The 7 year rule came into place as of August 2011, meaning I have 7 years from that date to complete my dissertation. So this year I primarily focused on getting my data organized and ideally I am looking to have a dissertation proposal very soon. In recent years, my department has had students complete their dissertation proposal having already completed their analysis–so I am trying to do the same. From now until very early in the fall this is my main focus. Next year I start a new graduate assistantship and ideally I’ll be writing up my dissertation as well as looking into faculty position openings. It will be a very busy year, hard to say it will be the most busiest. Each year my Ph.D. program has come with its own challenges from managing time spent in classes and on class assignments, working as an instructor, research graduate assistant and generally trying to balance life. The summer is about to start though and it’s the perfect time to reenergize a bit, visit with family, and to hit the ground running in terms of setting myself up to have a great start in the fall. Steady as I go.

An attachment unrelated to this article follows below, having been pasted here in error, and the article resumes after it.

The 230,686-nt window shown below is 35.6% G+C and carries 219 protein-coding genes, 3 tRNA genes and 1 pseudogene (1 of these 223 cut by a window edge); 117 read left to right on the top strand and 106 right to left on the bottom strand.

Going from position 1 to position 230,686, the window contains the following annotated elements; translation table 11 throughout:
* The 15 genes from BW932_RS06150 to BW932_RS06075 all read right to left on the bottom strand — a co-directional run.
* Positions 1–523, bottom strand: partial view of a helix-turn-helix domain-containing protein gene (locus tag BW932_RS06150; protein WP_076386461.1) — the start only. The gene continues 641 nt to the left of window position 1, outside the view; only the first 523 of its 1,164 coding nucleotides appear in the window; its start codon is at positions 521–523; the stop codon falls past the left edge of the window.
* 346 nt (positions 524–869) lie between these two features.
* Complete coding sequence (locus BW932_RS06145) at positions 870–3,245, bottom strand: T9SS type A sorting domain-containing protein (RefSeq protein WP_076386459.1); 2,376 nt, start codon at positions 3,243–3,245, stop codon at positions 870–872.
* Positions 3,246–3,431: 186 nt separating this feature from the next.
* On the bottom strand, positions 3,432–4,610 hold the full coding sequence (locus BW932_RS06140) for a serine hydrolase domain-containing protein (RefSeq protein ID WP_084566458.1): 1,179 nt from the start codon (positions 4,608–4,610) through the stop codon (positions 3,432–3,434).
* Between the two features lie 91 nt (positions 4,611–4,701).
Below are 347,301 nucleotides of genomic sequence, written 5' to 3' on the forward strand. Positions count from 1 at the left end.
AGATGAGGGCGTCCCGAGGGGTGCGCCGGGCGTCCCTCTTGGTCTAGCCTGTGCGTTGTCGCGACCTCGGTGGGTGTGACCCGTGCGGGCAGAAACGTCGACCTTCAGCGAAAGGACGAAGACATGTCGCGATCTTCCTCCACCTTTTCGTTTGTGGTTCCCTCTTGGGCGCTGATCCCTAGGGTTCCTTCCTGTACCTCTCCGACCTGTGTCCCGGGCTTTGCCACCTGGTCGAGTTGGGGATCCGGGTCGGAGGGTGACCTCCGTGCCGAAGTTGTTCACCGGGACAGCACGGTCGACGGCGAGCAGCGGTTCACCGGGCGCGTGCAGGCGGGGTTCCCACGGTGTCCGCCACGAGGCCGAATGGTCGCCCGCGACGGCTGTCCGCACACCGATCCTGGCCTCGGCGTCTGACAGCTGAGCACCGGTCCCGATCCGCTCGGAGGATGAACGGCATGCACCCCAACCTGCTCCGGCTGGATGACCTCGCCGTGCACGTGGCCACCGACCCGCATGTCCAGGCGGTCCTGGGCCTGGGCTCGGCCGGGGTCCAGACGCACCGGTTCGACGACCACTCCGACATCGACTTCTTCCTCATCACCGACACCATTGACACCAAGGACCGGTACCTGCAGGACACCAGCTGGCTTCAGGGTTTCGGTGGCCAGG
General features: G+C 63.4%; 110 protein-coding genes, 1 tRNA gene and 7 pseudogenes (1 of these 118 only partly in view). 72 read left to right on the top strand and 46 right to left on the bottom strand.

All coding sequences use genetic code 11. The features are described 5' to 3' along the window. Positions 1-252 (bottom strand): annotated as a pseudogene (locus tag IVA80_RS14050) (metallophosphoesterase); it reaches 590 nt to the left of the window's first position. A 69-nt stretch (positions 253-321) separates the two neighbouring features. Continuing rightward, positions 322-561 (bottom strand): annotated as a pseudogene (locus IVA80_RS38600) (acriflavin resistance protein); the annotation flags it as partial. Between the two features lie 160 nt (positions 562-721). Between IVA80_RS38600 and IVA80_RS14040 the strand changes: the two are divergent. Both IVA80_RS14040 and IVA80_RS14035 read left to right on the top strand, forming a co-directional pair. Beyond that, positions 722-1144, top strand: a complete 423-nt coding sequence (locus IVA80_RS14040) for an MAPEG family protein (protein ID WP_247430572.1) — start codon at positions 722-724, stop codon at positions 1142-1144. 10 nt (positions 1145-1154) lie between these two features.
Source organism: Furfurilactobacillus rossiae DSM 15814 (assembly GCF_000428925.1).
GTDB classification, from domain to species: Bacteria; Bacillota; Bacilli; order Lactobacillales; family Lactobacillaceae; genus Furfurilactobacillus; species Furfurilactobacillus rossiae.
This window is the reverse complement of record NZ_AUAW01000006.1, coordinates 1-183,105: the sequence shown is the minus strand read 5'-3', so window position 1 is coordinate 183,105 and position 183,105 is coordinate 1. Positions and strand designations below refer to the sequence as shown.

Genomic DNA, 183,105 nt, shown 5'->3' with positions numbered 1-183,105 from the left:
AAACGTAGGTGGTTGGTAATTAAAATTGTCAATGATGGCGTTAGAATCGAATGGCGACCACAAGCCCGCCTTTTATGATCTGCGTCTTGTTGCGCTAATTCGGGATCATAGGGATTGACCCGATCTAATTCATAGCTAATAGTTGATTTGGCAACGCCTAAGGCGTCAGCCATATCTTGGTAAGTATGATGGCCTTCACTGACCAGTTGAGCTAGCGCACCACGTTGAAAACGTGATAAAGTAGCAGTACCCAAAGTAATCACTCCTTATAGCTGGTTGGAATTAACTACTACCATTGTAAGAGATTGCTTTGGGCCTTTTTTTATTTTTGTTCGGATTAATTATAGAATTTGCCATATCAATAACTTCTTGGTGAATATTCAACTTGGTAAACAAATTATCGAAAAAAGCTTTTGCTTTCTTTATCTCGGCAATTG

So the next steps after having accepted a graduate program offer of admittance is to carefully consider all of the resources-networking available to you. Several examples include: banking, cost-of-living, parking permit, change of address information (i.e., mailing and all other correspondence), access to social and peer networks, and staying organized (i.e., good record keeping). Although I came to Indiana from another state, I made many of the appropriate transitions mentioned prior to coming to Indiana. I recall emailing, making phone calls, and doing a number of online searches to gather all of the information I needed so that as soon as I did arrive to Bloomington, IN I had taken care of most of my to-do-list in terms of making the transition from one state to another.